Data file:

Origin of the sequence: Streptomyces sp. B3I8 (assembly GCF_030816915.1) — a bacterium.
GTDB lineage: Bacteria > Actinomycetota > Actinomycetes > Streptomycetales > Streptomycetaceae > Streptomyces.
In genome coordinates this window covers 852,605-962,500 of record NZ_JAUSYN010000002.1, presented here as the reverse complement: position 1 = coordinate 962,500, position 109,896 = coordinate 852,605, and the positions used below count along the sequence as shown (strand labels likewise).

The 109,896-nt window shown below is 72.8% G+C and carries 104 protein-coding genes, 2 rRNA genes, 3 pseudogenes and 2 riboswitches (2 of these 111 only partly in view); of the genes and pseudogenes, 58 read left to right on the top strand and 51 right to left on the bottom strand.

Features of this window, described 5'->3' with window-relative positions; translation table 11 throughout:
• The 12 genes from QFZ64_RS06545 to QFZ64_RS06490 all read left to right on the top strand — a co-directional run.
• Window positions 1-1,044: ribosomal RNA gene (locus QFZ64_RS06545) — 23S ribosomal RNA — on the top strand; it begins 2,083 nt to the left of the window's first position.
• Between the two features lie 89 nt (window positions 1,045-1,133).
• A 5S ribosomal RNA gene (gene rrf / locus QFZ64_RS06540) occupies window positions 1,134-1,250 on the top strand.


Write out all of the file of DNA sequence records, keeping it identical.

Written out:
Origin of the sequence: Streptomyces sp. B3I8 (assembly GCF_030816915.1) — a bacterium.
GTDB lineage: Bacteria > Actinomycetota > Actinomycetes > Streptomycetales > Streptomycetaceae > Streptomyces.
In genome coordinates this window covers 852,605-962,500 of record NZ_JAUSYN010000002.1, presented here as the reverse complement: position 1 = coordinate 962,500, position 109,896 = coordinate 852,605, and the positions used below count along the sequence as shown (strand labels likewise).

The 109,896-nt window shown below is 72.8% G+C and carries 104 protein-coding genes, 2 rRNA genes, 3 pseudogenes and 2 riboswitches (2 of these 111 only partly in view); of the genes and pseudogenes, 58 read left to right on the top strand and 51 right to left on the bottom strand.

Features of this window, described 5'->3' with window-relative positions; translation table 11 throughout:
• The 12 genes from QFZ64_RS06545 to QFZ64_RS06490 all read left to right on the top strand — a co-directional run.
• Window positions 1-1,044: ribosomal RNA gene (locus QFZ64_RS06545) — 23S ribosomal RNA — on the top strand; it begins 2,083 nt to the left of the window's first position.
• Between the two features lie 89 nt (window positions 1,045-1,133).
• A 5S ribosomal RNA gene (gene rrf / locus QFZ64_RS06540) occupies window positions 1,134-1,250 on the top strand.